This socially conditioned conduct continues with people, or in your case a company, apologizing and ending in litigation. I may have made a mistake but you made a bigger one so I will make you pay thereby exhonerating myself and demoralizing you.

There was a time when doctors accepted responsibility for making mistakes, which human beings are wont to do, and malpractice insurance had to be implemented to protect them from what was in some cases, ridiculous lawsuits. It can lead to a career ending. Scandal. Accepting blame is not popular. It doesn't generate attention. Denial does. It creates headlines. Gossip, interest, a juicy story. Should someone accept blame, people wonder what else the person has done. Speculation occurs. Unless you accept blame for your words or your actions, take responsibility and have a positive response by lack of condemnation, you are not likely to change the behavior. You won't grow and improve.

(3) Anonymous, May 7, 2013 4:02 PM

Legal Libility

You are mentioning events related to a business. Airplane travel.This seems simple enough.But many times in business situation, employees are instructed not to offer apologies.To defer to upper management.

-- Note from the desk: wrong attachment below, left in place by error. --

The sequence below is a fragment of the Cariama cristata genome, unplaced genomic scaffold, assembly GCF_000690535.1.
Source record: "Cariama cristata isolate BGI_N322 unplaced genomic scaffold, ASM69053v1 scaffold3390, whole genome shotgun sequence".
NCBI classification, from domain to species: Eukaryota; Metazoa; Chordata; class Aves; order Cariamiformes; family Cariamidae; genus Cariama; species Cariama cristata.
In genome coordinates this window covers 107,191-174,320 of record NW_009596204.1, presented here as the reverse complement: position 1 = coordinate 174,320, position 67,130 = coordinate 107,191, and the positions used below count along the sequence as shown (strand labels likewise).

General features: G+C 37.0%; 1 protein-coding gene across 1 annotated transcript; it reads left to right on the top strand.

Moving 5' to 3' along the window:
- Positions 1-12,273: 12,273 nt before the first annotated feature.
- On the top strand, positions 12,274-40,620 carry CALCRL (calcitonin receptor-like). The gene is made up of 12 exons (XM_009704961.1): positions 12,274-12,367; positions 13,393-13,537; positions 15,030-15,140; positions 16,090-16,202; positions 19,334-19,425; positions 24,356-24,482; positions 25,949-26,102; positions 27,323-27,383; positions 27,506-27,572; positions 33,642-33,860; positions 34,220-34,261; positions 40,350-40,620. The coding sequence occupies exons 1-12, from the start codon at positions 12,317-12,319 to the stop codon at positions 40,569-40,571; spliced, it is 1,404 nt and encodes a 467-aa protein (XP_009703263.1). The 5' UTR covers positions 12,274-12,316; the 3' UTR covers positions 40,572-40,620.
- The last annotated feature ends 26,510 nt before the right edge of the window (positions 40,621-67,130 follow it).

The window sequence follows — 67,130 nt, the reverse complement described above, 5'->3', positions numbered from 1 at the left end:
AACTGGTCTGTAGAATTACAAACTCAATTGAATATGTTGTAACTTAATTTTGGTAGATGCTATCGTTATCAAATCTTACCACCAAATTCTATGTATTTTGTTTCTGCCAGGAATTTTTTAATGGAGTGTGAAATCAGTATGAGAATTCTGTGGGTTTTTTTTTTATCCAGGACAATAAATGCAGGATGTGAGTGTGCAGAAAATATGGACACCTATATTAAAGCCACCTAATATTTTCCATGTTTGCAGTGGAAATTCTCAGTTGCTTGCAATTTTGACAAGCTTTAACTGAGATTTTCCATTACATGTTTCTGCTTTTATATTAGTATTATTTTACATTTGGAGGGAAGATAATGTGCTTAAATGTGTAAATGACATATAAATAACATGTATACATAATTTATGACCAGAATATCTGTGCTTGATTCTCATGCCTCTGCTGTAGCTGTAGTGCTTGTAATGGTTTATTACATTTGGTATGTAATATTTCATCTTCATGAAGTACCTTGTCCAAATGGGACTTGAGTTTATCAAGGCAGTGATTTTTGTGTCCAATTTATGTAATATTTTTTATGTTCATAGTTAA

Because. an apology can make the company responsible.

When I was growing up if a person had a car "accident" (something that they did not mean to do) People would apologize and pay to fix the car. That was until "some people" were not satisfied with an apology and an ofer to repair the damage. Rather they saw it as a means to excessive finacial gain.

They would hire lawyers and receive excessive amounts of money for something that could be resolved without legal intervention. Sometimes, life savings were forfeited. People became more afraid to say they were sorry for accidents,mistakes,and would just "not get involved" for fear of legal retailation.That is why they have to remind health providers about The Good Samaritain Act for CPR.Because, without the Good Samaritain Act. "some people" would sue you because you dared to do what appeared to be the right and kind thing to do. WHY do to people do things: They have time.They have an opportunity. they are thinking about their own needs or wants at the momment. Whether it is the child putting his hand in the cookie jar or the murderer.

(2) Anonymous, May 6, 2013 7:03 PM